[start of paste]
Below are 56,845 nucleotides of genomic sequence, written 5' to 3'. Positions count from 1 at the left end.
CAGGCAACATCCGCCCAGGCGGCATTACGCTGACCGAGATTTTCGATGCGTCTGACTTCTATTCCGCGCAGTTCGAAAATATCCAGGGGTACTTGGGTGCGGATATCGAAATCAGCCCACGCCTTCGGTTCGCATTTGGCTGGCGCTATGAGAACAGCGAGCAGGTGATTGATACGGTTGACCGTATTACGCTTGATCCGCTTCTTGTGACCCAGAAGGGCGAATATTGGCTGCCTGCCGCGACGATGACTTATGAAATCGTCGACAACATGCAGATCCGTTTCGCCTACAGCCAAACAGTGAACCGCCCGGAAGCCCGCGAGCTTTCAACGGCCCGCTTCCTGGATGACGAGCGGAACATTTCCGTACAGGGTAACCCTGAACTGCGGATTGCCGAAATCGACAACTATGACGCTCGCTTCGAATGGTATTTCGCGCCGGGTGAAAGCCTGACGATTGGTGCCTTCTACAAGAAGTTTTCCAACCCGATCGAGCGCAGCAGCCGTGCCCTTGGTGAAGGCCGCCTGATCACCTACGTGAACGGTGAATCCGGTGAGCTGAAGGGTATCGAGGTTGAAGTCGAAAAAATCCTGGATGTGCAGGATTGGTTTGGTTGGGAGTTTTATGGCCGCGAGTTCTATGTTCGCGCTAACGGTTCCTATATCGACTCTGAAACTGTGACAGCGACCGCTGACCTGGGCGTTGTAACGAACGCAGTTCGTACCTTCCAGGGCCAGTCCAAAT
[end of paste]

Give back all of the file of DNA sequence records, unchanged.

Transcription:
Below are 56,845 nucleotides of genomic sequence, written 5' to 3'. Positions count from 1 at the left end.
CAGGCAACATCCGCCCAGGCGGCATTACGCTGACCGAGATTTTCGATGCGTCTGACTTCTATTCCGCGCAGTTCGAAAATATCCAGGGGTACTTGGGTGCGGATATCGAAATCAGCCCACGCCTTCGGTTCGCATTTGGCTGGCGCTATGAGAACAGCGAGCAGGTGATTGATACGGTTGACCGTATTACGCTTGATCCGCTTCTTGTGACCCAGAAGGGCGAATATTGGCTGCCTGCCGCGACGATGACTTATGAAATCGTCGACAACATGCAGATCCGTTTCGCCTACAGCCAAACAGTGAACCGCCCGGAAGCCCGCGAGCTTTCAACGGCCCGCTTCCTGGATGACGAGCGGAACATTTCCGTACAGGGTAACCCTGAACTGCGGATTGCCGAAATCGACAACTATGACGCTCGCTTCGAATGGTATTTCGCGCCGGGTGAAAGCCTGACGATTGGTGCCTTCTACAAGAAGTTTTCCAACCCGATCGAGCGCAGCAGCCGTGCCCTTGGTGAAGGCCGCCTGATCACCTACGTGAACGGTGAATCCGGTGAGCTGAAGGGTATCGAGGTTGAAGTCGAAAAAATCCTGGATGTGCAGGATTGGTTTGGTTGGGAGTTTTATGGCCGCGAGTTCTATGTTCGCGCTAACGGTTCCTATATCGACTCTGAAACTGTGACAGCGACCGCTGACCTGGGCGTTGTAACGAACGCAGTTCGTACCTTCCAGGGCCAGTCCAAAT